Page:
client/am/stmtcache/StatementKey.java | 56 +++
          client/am/stmtcache/StatementKeyFactory.java | 115 +++++++
          client/net/ClientJDBCObjectFactoryImpl.java | 32 ++
          client/net/ClientJDBCObjectFactoryImpl40.java | 32 ++
          jdbc/ClientBaseDataSource.java | 22 +
          jdbc/ClientConnectionPoolDataSource.java | 9
          17 files changed, 1451 insertions, 1 deletion

          All kinds of feedback are welcome

          Show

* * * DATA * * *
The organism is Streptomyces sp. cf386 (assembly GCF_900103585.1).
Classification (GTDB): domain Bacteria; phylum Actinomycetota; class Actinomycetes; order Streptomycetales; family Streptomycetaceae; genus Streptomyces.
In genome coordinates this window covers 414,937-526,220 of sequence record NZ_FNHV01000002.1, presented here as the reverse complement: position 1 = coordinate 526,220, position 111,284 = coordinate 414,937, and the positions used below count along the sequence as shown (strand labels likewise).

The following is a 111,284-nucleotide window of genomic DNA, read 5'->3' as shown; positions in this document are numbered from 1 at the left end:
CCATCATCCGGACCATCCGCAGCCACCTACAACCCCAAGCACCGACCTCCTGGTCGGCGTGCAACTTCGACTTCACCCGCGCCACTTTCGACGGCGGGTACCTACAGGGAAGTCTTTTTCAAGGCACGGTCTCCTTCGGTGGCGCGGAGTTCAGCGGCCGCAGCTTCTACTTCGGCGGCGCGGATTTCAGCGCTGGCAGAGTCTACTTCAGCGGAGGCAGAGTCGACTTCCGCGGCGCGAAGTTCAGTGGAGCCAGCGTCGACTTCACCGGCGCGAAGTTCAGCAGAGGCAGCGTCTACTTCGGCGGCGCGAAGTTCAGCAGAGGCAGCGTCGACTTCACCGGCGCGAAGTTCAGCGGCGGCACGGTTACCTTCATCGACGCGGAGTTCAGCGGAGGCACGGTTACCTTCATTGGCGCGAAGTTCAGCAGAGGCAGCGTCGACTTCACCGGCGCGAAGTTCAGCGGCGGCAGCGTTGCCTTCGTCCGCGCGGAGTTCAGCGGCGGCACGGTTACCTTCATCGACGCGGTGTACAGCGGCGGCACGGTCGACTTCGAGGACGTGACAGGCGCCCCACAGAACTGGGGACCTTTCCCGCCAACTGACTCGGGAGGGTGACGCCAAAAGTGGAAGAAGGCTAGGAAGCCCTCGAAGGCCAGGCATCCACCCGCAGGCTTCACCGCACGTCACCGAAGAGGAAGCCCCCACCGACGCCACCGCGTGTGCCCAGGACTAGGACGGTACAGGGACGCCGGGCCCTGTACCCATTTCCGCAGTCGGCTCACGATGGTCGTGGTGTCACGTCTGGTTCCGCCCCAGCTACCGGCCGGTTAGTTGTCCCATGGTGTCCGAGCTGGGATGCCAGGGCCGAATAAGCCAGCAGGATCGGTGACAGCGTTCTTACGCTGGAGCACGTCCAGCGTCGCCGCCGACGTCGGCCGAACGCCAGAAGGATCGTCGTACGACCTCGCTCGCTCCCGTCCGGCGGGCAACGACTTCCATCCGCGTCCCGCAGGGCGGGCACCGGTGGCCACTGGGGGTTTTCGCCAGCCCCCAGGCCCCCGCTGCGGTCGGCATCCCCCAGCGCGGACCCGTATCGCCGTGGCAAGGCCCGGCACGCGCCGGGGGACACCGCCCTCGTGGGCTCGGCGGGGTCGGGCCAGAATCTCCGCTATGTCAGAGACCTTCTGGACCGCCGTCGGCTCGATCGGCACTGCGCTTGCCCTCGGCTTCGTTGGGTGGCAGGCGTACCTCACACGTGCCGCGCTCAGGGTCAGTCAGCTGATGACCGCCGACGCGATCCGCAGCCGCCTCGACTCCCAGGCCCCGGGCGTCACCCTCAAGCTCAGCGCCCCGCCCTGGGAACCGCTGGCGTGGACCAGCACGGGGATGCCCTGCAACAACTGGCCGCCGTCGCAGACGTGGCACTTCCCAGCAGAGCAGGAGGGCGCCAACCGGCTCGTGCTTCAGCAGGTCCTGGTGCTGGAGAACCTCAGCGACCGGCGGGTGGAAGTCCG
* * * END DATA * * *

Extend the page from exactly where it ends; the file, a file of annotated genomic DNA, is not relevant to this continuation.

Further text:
Kristian Waagan added a comment - I have made a prototype of a client side statement cache. A description of the changes made follows below, and I would like feedback on the suggested approach. Note that this is a very early version, and there are probably several things that haven't received the attention they should. I also need to "forward" all calls in the logical prepared statement before it can be used. Currently it only supports executeQuery and close. There is also some JDBC 40 specific classes missing. I also know there are some synchronization issues I have to work on, in some places JavaDoc is missing and DatabaseMetaData.supportsStatementPooling must return true for the client. All changes are currently restricted to the client packages, and the prefix 'org.apache.derby.client' is omitted for conciseness. org.apache.derby.client ClientPooledConnection: Added a statement cache and logic for instantiating it if 'maxStatements' is bigger than zero. Also added logic for creating either LogicalConnection (if no caching) or a CachingLogicalConnection. If caching is disabled, things will be exactly as before after a call to getConnection. am ClientJDBCObjectFactory: Extended the interface with methods for creating a CachingLogicalCreation and a LogiclPreparedStatement (both new classes). CachingLogicalConnection: A new logical connection class that caches prepared statement objects and creates logical prepared statements. LogicalPreparedStatement/-40: Logical prepared statement with special close logic. Physical prepared statement is added to the statement cache on close if there is no other matching query already in there. am.stmtcache I'm wondering if we could put this in the shared package, or are we not there yet on code sharing between the two drivers? The cache is intended to hold only a single "instance" of each statement, and all statements in the cache are free. If a statement is in use, it will not be in use. Whether a statement goes into the cache or not, is determined when LogicalPreparedStatement.close is called. Added three things; JDBCStatementCache: The cache itself. Holds PreparedStatement objects. Statement keys: An interface for the keys (StatementKey) and 5 different keys. Only the interface is public, the implementations are hidden inside the package. I'm sure there are other design possibilities here. Must write equality tests and verify hash codes. StatementKeyFactory: A factory generating the appropriate keys based on the input information. Note that it recognizes default settings for some properties and generates a simplified key in some cases. jdbc Have modified two data source classes here. I'm not 100% sure about the existing data source hierarchy, but making my things fit in there didn't require many changes. Changed files: ClientBaseDataSource: Added variable 'maxStatements' and a getter method. This property doesn't make sense for a basic data source, but this class is what is being passed around when data sources are created. Another option is to cast the object, but that requires instanceof checks. ClientConnectionPoolDataSource: Added a setter for maximum number of statements. net Added implementations of the factory methods for creating caching connections and logical prepared statements, according to changes in the interface (see interface am.ClientJDBCObjectFactory). The caching work across multiple logical connections. Prepared statements are not shared across physical connections. Going forward I will incorporate suggestions and feedback from the community, write tests and continue finishing the implementation. I also plan to run the implementation in an application server environment for some early-on testing. I'm also playing with the idea of running suites.All with statement pooling, but I'm not sure how well that will work... When things are ready for proper review and commit, I will split the changes into smaller parts and submit several more or less independent patches. Diff stats for prototype patch 'derby-3313-1a-early_prototype.diff': client/ClientPooledConnection.java | 25 + client/am/CachingLogicalConnection.java | 160 ++++++++++ client/am/ClientJDBCObjectFactory.java | 24 + client/am/LogicalPreparedStatement.java | 393 ++++++++++++++++++++++++++ client/am/LogicalPreparedStatement40.java | 136 ++++++++ client/am/stmtcache/AutoGeneratedKeysKey.java | 51 +++ client/am/stmtcache/BasicKey.java | 65 ++++ client/am/stmtcache/ColumnIndexesKey.java | 69 ++++ client/am/stmtcache/ColumnNamesKey.java | 68 ++++ client/am/stmtcache/JDBCStatementCache.java | 137 +++++++++ client/am/stmtcache/QueryKey.java | 58 +++ client/am/stmtcache/StatementKey.java | 56 +++ client/am/stmtcache/StatementKeyFactory.java | 115 +++++++ client/net/ClientJDBCObjectFactoryImpl.java | 32 ++ client/net/ClientJDBCObjectFactoryImpl40.java | 32 ++ jdbc/ClientBaseDataSource.java | 22 + jdbc/ClientConnectionPoolDataSource.java | 9 17 files changed, 1451 insertions , 1 deletion All kinds of feedback are welcome